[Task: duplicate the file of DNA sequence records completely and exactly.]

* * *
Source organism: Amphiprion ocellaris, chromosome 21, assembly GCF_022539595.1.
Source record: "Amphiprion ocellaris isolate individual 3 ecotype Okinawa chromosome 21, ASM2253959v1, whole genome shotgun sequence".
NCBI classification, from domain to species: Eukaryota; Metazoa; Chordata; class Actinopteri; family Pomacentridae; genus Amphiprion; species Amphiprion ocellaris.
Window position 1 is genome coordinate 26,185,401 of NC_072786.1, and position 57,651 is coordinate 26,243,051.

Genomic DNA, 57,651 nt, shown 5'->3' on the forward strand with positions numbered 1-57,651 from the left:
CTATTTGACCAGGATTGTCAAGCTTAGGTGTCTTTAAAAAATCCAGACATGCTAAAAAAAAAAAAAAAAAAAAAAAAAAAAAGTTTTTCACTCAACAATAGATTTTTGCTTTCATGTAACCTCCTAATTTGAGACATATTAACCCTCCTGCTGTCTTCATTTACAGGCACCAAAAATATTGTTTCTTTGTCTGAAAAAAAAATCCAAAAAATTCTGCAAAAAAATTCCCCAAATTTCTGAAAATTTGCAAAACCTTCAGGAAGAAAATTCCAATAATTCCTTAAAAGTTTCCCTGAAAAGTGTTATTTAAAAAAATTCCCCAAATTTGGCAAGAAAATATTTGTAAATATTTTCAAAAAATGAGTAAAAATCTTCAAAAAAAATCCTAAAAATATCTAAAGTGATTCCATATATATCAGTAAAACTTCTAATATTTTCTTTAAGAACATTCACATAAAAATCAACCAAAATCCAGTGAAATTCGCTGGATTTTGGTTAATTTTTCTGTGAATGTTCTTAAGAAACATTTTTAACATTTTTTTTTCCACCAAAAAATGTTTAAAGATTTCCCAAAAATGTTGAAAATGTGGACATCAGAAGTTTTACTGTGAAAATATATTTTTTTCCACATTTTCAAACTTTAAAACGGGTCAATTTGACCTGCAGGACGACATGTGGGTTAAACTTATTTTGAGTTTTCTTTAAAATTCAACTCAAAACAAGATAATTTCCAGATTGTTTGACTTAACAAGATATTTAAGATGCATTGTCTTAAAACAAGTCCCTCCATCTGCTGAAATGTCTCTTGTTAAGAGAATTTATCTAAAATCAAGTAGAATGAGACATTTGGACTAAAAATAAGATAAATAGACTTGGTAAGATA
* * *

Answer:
Source organism: Amphiprion ocellaris, chromosome 21, assembly GCF_022539595.1.
Source record: "Amphiprion ocellaris isolate individual 3 ecotype Okinawa chromosome 21, ASM2253959v1, whole genome shotgun sequence".
NCBI classification, from domain to species: Eukaryota; Metazoa; Chordata; class Actinopteri; family Pomacentridae; genus Amphiprion; species Amphiprion ocellaris.
Window position 1 is genome coordinate 26,185,401 of NC_072786.1, and position 57,651 is coordinate 26,243,051.

Genomic DNA, 57,651 nt, shown 5'->3' on the forward strand with positions numbered 1-57,651 from the left:
CTATTTGACCAGGATTGTCAAGCTTAGGTGTCTTTAAAAAATCCAGACATGCTAAAAAAAAAAAAAAAAAAAAAAAAAAAAAGTTTTTCACTCAACAATAGATTTTTGCTTTCATGTAACCTCCTAATTTGAGACATATTAACCCTCCTGCTGTCTTCATTTACAGGCACCAAAAATATTGTTTCTTTGTCTGAAAAAAAAATCCAAAAAATTCTGCAAAAAAATTCCCCAAATTTCTGAAAATTTGCAAAACCTTCAGGAAGAAAATTCCAATAATTCCTTAAAAGTTTCCCTGAAAAGTGTTATTTAAAAAAATTCCCCAAATTTGGCAAGAAAATATTTGTAAATATTTTCAAAAAATGAGTAAAAATCTTCAAAAAAAATCCTAAAAATATCTAAAGTGATTCCATATATATCAGTAAAACTTCTAATATTTTCTTTAAGAACATTCACATAAAAATCAACCAAAATCCAGTGAAATTCGCTGGATTTTGGTTAATTTTTCTGTGAATGTTCTTAAGAAACATTTTTAACATTTTTTTTTCCACCAAAAAATGTTTAAAGATTTCCCAAAAATGTTGAAAATGTGGACATCAGAAGTTTTACTGTGAAAATATATTTTTTTCCACATTTTCAAACTTTAAAACGGGTCAATTTGACCTGCAGGACGACATGTGGGTTAAACTTATTTTGAGTTTTCTTTAAAATTCAACTCAAAACAAGATAATTTCCAGATTGTTTGACTTAACAAGATATTTAAGATGCATTGTCTTAAAACAAGTCCCTCCATCTGCTGAAATGTCTCTTGTTAAGAGAATTTATCTAAAATCAAGTAGAATGAGACATTTGGACTAAAAATAAGATAAATAGACTTGGTAAGATA